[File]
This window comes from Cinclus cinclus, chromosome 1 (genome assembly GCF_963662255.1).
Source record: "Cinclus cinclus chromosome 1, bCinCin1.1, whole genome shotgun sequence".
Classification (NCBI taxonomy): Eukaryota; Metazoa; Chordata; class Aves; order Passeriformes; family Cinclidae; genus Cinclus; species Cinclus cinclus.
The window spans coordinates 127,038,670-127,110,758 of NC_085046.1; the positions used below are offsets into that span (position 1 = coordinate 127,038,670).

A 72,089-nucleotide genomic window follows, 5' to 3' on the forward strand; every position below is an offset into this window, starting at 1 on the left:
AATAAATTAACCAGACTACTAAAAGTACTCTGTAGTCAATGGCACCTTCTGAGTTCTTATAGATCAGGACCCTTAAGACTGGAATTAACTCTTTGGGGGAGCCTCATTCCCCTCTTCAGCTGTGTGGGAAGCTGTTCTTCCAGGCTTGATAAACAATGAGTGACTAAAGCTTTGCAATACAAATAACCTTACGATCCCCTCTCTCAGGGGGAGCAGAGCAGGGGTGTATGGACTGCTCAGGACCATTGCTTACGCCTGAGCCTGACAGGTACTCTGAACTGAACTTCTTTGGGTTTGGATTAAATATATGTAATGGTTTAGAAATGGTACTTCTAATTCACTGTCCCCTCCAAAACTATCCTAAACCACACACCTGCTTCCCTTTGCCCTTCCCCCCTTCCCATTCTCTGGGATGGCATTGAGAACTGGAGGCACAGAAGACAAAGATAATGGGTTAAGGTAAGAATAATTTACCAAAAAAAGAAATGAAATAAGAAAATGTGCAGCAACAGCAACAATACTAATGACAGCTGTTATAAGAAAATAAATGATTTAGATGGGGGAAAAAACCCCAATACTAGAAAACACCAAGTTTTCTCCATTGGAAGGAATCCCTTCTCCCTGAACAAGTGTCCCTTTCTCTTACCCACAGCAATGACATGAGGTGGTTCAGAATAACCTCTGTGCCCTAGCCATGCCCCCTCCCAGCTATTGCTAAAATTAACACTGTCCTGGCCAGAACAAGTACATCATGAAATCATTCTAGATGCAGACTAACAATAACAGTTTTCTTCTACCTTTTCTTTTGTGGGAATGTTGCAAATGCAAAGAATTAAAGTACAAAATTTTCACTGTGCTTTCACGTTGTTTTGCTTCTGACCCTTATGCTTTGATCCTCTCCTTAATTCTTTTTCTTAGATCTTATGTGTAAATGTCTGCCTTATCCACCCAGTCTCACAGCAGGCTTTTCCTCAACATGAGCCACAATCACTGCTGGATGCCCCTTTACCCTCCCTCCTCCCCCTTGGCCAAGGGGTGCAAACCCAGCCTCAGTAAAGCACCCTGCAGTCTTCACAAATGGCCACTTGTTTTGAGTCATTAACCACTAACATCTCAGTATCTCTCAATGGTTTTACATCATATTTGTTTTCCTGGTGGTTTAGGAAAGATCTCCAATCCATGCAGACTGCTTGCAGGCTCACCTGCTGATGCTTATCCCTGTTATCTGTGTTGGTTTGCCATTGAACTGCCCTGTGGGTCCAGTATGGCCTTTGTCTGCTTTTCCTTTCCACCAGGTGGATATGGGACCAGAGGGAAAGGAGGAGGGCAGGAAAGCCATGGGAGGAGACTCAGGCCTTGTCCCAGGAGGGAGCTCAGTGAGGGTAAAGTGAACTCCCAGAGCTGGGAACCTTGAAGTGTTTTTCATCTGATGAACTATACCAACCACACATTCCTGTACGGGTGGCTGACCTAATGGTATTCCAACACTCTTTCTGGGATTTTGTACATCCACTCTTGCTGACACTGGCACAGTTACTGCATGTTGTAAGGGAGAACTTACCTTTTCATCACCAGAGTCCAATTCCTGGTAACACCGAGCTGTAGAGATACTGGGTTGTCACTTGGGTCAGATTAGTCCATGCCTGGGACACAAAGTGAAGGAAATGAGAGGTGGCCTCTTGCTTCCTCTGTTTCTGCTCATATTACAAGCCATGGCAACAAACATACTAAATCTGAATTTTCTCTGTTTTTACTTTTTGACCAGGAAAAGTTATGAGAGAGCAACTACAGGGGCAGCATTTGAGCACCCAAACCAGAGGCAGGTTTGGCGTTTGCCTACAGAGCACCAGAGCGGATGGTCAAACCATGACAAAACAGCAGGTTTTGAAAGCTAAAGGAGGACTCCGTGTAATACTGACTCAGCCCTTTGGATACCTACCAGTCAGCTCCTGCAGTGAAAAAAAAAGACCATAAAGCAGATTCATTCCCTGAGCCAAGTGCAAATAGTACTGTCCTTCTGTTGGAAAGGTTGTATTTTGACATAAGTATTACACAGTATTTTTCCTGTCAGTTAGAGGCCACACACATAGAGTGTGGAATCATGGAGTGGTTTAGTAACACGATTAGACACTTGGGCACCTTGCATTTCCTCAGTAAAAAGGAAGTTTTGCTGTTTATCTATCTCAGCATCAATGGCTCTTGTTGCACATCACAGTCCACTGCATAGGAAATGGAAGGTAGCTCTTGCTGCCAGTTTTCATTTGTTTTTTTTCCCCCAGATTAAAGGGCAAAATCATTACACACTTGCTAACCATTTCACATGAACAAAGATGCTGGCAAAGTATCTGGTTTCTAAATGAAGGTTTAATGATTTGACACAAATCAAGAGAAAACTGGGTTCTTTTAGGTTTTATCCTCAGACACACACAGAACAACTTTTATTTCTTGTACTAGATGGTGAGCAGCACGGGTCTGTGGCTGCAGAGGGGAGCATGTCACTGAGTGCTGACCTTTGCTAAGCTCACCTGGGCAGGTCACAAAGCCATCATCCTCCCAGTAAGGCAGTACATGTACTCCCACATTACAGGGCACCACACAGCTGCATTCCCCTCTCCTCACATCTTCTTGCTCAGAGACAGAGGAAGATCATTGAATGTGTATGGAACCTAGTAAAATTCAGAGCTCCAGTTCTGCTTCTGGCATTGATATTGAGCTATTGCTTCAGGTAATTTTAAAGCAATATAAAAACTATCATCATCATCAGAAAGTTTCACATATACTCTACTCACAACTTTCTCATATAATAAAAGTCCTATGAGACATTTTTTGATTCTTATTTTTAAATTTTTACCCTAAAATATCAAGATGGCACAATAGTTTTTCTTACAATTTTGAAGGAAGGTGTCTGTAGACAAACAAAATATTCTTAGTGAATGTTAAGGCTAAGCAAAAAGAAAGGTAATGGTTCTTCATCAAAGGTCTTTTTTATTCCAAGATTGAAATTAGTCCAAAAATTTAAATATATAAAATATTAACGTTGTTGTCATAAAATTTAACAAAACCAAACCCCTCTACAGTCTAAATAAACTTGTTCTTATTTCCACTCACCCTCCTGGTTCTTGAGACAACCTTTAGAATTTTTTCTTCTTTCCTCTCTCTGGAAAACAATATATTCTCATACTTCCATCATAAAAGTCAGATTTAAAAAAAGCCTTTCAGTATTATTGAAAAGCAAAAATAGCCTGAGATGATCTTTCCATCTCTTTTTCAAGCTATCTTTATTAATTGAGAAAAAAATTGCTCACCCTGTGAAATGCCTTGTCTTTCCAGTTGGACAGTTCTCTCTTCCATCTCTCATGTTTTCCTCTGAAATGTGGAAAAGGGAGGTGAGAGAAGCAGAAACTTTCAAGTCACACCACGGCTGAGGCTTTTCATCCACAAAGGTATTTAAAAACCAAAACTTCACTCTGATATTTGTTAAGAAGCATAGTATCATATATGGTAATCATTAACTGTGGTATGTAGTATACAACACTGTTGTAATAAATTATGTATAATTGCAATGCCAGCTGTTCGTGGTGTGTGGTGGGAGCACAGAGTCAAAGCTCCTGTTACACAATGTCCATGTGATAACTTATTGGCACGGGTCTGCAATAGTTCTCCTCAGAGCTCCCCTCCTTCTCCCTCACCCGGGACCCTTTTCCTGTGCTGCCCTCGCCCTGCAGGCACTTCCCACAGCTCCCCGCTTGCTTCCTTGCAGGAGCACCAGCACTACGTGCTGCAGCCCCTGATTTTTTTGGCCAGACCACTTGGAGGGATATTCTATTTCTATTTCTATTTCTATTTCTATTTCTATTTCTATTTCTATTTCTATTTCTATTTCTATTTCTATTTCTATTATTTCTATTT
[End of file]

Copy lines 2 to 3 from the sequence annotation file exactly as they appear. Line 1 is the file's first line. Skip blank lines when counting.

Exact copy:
Source record: "Cinclus cinclus chromosome 1, bCinCin1.1, whole genome shotgun sequence".
Classification (NCBI taxonomy): Eukaryota; Metazoa; Chordata; class Aves; order Passeriformes; family Cinclidae; genus Cinclus; species Cinclus cinclus.